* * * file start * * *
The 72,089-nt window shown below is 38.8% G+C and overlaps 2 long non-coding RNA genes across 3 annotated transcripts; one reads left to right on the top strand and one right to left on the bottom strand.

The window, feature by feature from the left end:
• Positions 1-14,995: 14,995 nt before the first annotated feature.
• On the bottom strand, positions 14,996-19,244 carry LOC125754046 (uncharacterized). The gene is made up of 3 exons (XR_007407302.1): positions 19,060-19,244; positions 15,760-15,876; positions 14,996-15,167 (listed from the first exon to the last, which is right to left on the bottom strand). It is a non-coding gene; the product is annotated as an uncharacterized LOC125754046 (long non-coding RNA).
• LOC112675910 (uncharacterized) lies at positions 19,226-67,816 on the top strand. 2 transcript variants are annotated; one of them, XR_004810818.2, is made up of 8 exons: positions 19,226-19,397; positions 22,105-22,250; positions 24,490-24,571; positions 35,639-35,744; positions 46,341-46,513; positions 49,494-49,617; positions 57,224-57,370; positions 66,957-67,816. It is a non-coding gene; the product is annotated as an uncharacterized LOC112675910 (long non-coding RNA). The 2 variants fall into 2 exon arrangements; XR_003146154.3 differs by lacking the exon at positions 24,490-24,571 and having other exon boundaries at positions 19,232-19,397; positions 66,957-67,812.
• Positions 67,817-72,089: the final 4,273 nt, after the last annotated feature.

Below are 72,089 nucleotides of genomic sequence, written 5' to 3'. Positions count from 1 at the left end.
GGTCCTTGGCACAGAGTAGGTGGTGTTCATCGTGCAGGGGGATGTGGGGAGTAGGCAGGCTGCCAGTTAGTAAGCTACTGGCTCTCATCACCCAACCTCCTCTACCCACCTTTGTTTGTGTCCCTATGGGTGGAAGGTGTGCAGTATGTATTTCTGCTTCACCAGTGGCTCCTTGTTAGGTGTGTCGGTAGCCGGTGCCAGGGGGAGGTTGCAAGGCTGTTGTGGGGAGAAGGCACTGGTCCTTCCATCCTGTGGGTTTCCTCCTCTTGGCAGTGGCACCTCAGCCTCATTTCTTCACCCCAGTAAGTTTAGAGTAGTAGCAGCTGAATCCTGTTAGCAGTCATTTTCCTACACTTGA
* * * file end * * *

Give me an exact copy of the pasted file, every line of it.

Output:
The 72,089-nt window shown below is 38.8% G+C and overlaps 2 long non-coding RNA genes across 3 annotated transcripts; one reads left to right on the top strand and one right to left on the bottom strand.

The window, feature by feature from the left end:
• Positions 1-14,995: 14,995 nt before the first annotated feature.
• On the bottom strand, positions 14,996-19,244 carry LOC125754046 (uncharacterized). The gene is made up of 3 exons (XR_007407302.1): positions 19,060-19,244; positions 15,760-15,876; positions 14,996-15,167 (listed from the first exon to the last, which is right to left on the bottom strand). It is a non-coding gene; the product is annotated as an uncharacterized LOC125754046 (long non-coding RNA).
• LOC112675910 (uncharacterized) lies at positions 19,226-67,816 on the top strand. 2 transcript variants are annotated; one of them, XR_004810818.2, is made up of 8 exons: positions 19,226-19,397; positions 22,105-22,250; positions 24,490-24,571; positions 35,639-35,744; positions 46,341-46,513; positions 49,494-49,617; positions 57,224-57,370; positions 66,957-67,816. It is a non-coding gene; the product is annotated as an uncharacterized LOC112675910 (long non-coding RNA). The 2 variants fall into 2 exon arrangements; XR_003146154.3 differs by lacking the exon at positions 24,490-24,571 and having other exon boundaries at positions 19,232-19,397; positions 66,957-67,812.
• Positions 67,817-72,089: the final 4,273 nt, after the last annotated feature.

Below are 72,089 nucleotides of genomic sequence, written 5' to 3'. Positions count from 1 at the left end.
GGTCCTTGGCACAGAGTAGGTGGTGTTCATCGTGCAGGGGGATGTGGGGAGTAGGCAGGCTGCCAGTTAGTAAGCTACTGGCTCTCATCACCCAACCTCCTCTACCCACCTTTGTTTGTGTCCCTATGGGTGGAAGGTGTGCAGTATGTATTTCTGCTTCACCAGTGGCTCCTTGTTAGGTGTGTCGGTAGCCGGTGCCAGGGGGAGGTTGCAAGGCTGTTGTGGGGAGAAGGCACTGGTCCTTCCATCCTGTGGGTTTCCTCCTCTTGGCAGTGGCACCTCAGCCTCATTTCTTCACCCCAGTAAGTTTAGAGTAGTAGCAGCTGAATCCTGTTAGCAGTCATTTTCCTACACTTGA